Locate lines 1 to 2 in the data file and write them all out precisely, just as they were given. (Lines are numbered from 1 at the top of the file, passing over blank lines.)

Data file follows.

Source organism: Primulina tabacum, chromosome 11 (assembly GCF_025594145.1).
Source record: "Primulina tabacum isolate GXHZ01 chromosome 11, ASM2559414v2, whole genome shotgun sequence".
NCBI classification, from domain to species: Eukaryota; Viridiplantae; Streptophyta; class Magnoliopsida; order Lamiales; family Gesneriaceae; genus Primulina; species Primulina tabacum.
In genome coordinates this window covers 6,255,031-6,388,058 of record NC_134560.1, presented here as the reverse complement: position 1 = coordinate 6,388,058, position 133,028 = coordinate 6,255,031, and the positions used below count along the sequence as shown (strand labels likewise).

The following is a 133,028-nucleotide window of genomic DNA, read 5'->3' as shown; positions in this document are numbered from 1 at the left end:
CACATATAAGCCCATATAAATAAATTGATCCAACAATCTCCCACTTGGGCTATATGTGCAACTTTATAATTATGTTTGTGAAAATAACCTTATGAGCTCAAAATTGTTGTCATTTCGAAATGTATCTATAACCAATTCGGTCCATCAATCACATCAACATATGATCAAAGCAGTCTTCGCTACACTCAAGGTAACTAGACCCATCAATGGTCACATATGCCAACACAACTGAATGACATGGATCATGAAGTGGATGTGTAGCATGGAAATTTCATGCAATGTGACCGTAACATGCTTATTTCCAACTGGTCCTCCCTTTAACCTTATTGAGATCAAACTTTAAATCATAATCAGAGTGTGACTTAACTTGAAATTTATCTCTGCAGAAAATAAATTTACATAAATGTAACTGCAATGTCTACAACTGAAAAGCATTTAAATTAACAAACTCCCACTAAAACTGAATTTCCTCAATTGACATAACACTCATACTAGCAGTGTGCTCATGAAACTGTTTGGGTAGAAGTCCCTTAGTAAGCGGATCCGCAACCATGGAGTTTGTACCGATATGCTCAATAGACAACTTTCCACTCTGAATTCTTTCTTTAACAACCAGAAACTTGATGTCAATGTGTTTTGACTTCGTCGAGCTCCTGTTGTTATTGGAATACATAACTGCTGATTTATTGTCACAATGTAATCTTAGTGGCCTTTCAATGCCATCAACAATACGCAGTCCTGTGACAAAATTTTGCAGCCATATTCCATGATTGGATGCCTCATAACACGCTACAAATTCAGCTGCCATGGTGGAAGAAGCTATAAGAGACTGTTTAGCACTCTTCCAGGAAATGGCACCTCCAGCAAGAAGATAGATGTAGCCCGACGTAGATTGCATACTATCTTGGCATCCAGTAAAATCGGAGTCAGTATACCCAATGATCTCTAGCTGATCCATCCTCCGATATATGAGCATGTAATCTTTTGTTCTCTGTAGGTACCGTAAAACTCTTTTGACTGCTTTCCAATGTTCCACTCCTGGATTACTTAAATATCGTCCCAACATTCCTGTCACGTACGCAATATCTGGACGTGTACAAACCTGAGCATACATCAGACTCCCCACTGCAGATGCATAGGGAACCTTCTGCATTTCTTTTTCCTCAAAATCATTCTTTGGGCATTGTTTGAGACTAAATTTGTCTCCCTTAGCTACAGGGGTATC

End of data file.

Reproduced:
Source organism: Primulina tabacum, chromosome 11 (assembly GCF_025594145.1).
Source record: "Primulina tabacum isolate GXHZ01 chromosome 11, ASM2559414v2, whole genome shotgun sequence".